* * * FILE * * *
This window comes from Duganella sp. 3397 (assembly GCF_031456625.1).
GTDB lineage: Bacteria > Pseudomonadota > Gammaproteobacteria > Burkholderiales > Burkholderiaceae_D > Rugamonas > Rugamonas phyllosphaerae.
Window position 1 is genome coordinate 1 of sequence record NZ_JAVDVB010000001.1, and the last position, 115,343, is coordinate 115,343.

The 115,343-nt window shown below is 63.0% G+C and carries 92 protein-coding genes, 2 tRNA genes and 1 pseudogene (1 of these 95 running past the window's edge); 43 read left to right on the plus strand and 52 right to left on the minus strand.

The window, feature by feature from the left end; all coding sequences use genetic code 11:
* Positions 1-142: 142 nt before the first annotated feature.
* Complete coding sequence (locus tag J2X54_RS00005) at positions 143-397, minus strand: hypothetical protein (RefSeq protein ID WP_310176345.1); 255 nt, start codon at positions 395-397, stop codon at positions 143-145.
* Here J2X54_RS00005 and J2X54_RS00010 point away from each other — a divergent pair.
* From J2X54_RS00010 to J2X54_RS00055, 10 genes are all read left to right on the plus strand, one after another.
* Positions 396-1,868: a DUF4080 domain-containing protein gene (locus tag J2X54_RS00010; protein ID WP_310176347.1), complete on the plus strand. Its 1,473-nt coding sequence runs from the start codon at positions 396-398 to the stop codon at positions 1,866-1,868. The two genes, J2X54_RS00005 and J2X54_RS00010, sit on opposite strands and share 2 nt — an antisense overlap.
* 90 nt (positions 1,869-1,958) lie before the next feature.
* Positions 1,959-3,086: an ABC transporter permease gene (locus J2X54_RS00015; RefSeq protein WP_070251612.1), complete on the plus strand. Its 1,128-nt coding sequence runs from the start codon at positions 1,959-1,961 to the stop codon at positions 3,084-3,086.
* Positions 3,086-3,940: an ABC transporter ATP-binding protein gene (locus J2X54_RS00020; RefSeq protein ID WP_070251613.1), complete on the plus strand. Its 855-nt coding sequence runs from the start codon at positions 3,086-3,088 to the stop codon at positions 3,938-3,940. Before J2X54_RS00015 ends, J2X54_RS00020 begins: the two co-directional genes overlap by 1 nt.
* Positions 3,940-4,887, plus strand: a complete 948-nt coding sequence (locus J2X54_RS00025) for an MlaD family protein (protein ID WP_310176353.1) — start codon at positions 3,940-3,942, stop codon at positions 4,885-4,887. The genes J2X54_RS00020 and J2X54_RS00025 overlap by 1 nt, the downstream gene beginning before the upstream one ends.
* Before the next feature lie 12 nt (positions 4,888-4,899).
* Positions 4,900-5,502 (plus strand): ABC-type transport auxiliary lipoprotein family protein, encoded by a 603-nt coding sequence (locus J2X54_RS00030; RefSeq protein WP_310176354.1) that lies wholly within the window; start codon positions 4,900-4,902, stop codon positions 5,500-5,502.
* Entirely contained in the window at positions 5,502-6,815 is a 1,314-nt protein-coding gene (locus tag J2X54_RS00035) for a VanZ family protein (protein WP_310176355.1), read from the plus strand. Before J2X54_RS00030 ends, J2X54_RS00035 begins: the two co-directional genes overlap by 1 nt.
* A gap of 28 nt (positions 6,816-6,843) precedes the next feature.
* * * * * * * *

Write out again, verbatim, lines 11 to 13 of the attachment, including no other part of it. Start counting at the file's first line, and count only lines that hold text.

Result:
* 90 nt (positions 1,869-1,958) lie before the next feature.
* Positions 1,959-3,086: an ABC transporter permease gene (locus J2X54_RS00015; RefSeq protein WP_070251612.1), complete on the plus strand. Its 1,128-nt coding sequence runs from the start codon at positions 1,959-1,961 to the stop codon at positions 3,084-3,086.
* Positions 3,086-3,940: an ABC transporter ATP-binding protein gene (locus J2X54_RS00020; RefSeq protein ID WP_070251613.1), complete on the plus strand. Its 855-nt coding sequence runs from the start codon at positions 3,086-3,088 to the stop codon at positions 3,938-3,940. Before J2X54_RS00015 ends, J2X54_RS00020 begins: the two co-directional genes overlap by 1 nt.